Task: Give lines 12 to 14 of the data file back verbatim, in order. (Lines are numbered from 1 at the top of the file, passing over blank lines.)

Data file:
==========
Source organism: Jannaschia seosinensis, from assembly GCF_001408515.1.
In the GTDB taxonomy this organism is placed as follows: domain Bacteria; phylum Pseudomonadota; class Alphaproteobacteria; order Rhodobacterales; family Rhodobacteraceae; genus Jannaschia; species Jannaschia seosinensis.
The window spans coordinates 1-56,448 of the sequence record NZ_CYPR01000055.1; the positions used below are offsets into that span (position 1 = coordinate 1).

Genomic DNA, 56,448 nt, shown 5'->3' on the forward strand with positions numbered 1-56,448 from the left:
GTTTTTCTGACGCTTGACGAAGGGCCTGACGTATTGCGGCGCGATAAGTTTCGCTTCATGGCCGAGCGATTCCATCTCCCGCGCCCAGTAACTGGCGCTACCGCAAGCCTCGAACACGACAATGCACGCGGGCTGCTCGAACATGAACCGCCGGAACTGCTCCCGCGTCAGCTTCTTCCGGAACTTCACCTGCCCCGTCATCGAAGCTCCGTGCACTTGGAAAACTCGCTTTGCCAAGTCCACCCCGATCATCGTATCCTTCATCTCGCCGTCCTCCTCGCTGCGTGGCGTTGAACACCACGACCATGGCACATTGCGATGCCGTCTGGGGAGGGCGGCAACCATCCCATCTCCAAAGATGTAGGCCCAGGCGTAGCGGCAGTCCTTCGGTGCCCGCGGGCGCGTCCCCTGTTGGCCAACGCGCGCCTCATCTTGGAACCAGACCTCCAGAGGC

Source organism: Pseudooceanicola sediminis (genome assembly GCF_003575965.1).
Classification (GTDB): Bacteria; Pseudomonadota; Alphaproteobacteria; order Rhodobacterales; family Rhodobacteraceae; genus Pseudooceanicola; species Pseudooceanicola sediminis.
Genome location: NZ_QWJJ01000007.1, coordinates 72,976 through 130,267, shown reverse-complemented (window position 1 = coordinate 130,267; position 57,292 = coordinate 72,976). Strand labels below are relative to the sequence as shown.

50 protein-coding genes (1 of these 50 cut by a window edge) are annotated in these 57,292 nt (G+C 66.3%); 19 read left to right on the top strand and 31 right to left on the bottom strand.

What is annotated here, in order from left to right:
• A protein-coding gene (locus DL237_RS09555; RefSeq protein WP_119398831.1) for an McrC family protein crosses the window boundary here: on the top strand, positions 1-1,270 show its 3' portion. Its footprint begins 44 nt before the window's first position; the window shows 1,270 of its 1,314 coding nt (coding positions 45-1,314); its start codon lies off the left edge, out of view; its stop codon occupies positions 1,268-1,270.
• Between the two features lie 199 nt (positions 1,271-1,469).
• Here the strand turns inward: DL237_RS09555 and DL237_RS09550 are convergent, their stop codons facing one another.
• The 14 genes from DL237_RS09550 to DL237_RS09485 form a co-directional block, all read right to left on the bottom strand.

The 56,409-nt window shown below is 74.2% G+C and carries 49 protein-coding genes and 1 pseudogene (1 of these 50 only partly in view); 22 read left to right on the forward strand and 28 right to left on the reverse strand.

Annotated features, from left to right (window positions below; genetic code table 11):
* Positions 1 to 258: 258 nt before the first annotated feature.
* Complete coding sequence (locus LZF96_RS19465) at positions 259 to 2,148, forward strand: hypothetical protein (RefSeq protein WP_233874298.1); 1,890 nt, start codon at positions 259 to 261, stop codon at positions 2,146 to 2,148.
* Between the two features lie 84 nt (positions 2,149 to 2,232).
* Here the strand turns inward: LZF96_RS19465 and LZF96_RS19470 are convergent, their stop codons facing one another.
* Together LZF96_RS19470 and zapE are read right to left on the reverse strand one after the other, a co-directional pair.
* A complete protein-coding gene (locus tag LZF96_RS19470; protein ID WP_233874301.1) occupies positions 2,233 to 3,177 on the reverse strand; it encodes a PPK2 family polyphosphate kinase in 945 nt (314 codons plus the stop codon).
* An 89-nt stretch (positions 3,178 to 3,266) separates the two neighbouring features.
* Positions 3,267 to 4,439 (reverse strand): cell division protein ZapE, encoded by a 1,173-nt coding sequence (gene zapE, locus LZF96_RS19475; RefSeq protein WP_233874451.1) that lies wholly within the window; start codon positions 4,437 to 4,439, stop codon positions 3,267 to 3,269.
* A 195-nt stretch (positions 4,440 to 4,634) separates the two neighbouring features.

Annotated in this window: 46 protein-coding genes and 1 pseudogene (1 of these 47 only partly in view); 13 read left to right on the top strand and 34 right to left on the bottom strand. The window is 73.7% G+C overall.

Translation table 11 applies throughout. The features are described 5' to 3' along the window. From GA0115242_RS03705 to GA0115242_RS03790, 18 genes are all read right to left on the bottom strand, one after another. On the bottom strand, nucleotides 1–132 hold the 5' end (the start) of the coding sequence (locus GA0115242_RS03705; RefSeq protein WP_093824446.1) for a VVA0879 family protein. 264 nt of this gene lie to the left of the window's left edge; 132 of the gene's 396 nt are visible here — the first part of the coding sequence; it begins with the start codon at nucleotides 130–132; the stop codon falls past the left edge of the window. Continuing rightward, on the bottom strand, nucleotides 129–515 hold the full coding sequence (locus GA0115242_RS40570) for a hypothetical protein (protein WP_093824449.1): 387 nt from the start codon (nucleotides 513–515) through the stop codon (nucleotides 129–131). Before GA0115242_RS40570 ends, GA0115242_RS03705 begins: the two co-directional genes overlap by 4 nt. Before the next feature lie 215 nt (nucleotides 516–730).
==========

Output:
• Between the two features lie 199 nt (positions 1,271-1,469).
• Here the strand turns inward: DL237_RS09555 and DL237_RS09550 are convergent, their stop codons facing one another.
• The 14 genes from DL237_RS09550 to DL237_RS09485 form a co-directional block, all read right to left on the bottom strand.